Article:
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White American Bahá’ís, he feels, although they have very much less prejudice than the American people, are nevertheless tainted to some extent with this national evil, perhaps wholly unconsciously so. Therefore, it behooves every believer of white extraction to carefully study his own attitude, and to see whether he is condescending in his relations with his fellow-Bahá’ís of negro extraction . . .

The attitude toward teaching the Faith in the southern states of the United States should be entirely changed. For years, in the hope of attracting the white people, in order to "go easy" with them and not offend their sensibilities, a compromise has been made in the teaching work throughout the South. The results have been practically nil. The white people have not responded worth mentioning, to the Faith, and the colored people have been hurt and also have not responded.

He feels it is time that the Bahá’ís stopped worrying entirely about the white element in a community, and that they should concentrate on showing the negro element that this is a Faith which produces full equality and which loves and wants minorities. The Bahá’ís should welcome the negroes to their homes, make every effort to teach them, associate with them, even marry them if they want to. We must remember that ‘Abdu’l-Bahá Himself united in Bahá’í marriage a colored and a white believer. He could not do more.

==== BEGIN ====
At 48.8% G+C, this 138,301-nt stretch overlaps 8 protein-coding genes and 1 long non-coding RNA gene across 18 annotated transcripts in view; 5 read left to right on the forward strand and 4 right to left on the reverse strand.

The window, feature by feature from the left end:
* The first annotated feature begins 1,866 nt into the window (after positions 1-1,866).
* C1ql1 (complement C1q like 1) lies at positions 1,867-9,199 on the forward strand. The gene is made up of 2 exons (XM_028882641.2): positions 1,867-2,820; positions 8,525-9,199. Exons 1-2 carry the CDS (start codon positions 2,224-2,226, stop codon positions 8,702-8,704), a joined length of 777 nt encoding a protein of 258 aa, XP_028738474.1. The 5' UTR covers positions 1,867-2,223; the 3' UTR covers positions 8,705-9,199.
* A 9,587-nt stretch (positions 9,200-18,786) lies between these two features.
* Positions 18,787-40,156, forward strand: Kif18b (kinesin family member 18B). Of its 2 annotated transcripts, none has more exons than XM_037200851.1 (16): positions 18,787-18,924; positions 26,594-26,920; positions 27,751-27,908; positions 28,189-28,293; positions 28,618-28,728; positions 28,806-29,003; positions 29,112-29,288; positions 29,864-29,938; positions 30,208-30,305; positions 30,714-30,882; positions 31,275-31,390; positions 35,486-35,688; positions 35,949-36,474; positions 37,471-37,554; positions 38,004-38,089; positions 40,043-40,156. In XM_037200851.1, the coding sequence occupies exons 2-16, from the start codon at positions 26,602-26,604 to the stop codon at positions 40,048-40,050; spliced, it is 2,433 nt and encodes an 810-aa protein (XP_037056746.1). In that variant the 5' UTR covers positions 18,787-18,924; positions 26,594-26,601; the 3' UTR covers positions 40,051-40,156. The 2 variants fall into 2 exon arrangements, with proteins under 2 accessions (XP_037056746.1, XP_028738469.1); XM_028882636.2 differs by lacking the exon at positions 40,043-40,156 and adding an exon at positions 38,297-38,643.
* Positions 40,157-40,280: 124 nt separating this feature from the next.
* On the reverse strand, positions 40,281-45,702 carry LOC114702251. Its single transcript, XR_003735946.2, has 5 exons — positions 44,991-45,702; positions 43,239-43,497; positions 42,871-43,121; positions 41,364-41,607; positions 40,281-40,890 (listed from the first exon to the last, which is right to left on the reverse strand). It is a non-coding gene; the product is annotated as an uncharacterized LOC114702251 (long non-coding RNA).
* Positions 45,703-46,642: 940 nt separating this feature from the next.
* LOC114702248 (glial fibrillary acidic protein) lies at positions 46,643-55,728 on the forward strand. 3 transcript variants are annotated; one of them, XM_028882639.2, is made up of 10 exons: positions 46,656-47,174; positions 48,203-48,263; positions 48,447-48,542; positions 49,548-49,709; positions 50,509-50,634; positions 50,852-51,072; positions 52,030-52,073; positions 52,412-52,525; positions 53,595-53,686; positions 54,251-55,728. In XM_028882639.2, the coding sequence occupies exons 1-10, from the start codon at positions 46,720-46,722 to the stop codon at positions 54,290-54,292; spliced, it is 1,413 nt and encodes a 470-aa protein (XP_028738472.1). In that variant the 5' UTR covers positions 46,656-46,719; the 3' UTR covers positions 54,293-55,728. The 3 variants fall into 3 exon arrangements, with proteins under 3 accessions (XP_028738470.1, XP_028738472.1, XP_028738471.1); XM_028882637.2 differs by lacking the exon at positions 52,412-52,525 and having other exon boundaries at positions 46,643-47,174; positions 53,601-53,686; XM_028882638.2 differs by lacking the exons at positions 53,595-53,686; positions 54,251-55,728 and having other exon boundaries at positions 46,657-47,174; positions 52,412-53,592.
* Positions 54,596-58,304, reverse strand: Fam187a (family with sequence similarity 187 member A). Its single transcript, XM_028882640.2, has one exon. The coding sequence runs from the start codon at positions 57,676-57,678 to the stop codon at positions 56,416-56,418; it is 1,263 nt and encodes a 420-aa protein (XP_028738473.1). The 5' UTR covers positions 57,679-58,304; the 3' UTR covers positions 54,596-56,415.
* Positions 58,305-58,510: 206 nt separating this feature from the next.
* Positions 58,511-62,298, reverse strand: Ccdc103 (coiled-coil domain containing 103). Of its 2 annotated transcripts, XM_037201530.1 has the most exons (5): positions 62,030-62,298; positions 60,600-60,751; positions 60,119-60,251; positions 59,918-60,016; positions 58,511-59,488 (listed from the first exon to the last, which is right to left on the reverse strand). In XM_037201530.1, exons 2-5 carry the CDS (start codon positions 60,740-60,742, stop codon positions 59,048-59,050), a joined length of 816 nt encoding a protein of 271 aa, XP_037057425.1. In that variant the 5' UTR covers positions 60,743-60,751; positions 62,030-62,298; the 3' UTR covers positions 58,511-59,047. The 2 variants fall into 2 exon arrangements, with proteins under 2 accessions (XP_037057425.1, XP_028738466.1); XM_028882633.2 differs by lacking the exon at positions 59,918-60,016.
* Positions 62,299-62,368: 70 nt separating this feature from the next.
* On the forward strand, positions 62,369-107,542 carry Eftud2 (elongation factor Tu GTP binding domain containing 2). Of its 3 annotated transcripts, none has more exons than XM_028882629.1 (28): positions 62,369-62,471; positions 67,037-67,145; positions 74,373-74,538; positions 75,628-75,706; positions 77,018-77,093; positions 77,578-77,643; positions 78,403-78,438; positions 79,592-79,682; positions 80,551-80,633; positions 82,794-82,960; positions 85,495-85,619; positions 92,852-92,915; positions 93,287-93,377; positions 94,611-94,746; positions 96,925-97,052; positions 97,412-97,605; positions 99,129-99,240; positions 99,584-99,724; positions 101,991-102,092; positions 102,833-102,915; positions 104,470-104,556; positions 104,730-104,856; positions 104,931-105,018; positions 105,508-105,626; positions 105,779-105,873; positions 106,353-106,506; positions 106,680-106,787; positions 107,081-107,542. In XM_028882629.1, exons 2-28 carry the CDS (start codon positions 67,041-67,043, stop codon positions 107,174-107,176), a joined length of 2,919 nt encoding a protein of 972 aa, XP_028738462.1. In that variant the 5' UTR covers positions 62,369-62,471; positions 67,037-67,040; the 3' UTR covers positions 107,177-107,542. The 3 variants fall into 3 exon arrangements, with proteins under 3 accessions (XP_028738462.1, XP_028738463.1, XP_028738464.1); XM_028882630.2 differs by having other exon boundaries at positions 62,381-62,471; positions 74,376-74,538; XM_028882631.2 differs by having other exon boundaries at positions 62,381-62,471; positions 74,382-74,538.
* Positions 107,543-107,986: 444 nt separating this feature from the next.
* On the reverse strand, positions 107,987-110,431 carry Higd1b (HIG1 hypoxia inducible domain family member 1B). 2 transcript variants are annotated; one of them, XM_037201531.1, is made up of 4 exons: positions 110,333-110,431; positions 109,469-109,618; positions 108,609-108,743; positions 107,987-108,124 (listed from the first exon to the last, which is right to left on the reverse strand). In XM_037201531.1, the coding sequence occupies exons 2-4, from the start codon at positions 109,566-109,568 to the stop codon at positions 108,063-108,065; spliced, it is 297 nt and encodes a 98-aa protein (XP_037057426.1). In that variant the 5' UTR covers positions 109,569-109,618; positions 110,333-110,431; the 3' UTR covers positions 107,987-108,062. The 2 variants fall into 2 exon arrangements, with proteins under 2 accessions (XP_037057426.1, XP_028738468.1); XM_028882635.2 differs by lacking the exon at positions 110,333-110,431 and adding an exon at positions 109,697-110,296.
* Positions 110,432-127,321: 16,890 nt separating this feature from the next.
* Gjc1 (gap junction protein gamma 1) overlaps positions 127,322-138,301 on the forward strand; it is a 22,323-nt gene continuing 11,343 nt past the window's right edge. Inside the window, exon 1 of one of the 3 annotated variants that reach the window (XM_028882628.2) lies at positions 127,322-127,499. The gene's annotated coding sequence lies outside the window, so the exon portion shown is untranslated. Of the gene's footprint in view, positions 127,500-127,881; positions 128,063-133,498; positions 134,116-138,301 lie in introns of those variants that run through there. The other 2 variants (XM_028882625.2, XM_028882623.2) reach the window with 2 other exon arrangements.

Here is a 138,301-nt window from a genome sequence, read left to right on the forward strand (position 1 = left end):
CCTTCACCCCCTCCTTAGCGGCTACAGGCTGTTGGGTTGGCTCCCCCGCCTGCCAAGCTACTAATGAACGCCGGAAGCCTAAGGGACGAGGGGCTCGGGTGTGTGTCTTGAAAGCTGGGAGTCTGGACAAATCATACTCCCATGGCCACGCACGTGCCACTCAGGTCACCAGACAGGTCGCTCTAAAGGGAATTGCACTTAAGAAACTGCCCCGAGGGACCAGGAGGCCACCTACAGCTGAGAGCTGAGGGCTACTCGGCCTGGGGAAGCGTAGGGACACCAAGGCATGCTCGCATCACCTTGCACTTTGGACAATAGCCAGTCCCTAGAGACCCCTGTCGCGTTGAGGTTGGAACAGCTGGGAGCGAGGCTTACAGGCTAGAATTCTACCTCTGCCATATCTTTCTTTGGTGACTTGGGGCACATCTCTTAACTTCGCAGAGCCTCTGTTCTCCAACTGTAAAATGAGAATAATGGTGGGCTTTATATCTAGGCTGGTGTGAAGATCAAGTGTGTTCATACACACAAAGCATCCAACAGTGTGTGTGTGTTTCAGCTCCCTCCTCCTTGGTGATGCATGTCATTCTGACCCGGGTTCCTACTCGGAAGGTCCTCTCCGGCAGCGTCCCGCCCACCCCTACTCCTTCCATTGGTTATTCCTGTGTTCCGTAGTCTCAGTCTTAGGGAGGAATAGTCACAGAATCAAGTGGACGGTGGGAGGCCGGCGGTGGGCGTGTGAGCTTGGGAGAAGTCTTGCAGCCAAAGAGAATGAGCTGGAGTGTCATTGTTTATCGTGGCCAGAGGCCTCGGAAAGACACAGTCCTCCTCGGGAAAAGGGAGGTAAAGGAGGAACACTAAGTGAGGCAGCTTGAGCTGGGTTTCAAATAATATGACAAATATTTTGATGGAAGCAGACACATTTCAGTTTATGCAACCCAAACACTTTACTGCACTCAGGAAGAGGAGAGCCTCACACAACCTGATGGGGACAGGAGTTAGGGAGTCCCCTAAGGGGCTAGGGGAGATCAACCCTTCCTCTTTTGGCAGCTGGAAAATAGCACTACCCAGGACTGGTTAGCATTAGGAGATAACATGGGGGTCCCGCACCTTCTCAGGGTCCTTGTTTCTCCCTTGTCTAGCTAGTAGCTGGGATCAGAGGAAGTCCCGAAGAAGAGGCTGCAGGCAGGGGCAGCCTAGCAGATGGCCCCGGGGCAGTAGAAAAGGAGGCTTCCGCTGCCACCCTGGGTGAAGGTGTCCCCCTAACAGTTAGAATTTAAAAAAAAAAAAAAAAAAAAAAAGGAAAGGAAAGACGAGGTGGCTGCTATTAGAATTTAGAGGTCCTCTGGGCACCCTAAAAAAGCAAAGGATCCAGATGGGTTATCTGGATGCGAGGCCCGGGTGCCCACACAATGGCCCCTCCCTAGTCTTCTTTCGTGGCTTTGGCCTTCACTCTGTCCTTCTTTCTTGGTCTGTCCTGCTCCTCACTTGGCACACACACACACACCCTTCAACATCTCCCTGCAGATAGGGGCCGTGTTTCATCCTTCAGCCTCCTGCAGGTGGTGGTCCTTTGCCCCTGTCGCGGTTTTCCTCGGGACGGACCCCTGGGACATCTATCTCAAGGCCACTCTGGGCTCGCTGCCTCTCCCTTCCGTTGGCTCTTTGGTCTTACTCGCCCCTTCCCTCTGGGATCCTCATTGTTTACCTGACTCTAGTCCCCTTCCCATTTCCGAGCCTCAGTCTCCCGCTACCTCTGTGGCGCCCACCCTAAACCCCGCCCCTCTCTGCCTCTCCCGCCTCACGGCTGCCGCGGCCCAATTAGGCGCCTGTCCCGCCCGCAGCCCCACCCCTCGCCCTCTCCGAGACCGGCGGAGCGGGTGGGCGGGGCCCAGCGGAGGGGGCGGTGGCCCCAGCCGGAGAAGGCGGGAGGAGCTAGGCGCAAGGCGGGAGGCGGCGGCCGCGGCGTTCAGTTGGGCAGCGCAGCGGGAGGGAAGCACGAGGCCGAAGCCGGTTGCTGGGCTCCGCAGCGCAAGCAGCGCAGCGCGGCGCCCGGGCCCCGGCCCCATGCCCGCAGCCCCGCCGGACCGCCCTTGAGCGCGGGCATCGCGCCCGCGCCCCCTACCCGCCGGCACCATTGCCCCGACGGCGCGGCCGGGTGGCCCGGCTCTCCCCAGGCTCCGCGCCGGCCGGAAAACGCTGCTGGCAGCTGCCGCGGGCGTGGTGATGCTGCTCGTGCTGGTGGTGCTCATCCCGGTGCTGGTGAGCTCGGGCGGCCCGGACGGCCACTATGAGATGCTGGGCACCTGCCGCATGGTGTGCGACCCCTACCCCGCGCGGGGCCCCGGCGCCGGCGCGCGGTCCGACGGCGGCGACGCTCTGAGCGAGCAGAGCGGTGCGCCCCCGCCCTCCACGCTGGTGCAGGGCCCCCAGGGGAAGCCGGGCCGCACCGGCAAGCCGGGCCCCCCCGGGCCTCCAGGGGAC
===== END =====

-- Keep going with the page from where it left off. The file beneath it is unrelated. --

Also . . . the Faith must be representative of the population. In a great many places in the South, the majority of the population is still negro. This should be reflected in the Bahá’í Community, fearlessly. Both the white Bahá’ís and the colored Bahá’ís must steadily work to attain this objective of bringing the Faith to the colored people, and of confirming many of them in it. Both sides have prejudices to overcome; one, the prejudice which is built up in the minds of a people who have conquered and imposed their will, and the other the reactionary prejudice of those who have been conquered and sorely put upon.

Your committee should devote the major part of its effort towards attaining these goals in the South, and it should also as part of its work, urge the Bahá’ís, wherever they may be, to devote more attention to the minorities.

[letter on behalf of Shoghi Effendi to Bahá’í Inter-racial Teaching Committee, Dorothy Frey, chrmn., 27 May 1957, Letters of Shoghi Effendi, National Bahá’í Archives, Wilmette, Ill., cited in Morrison, To Move the World, page 293-4]

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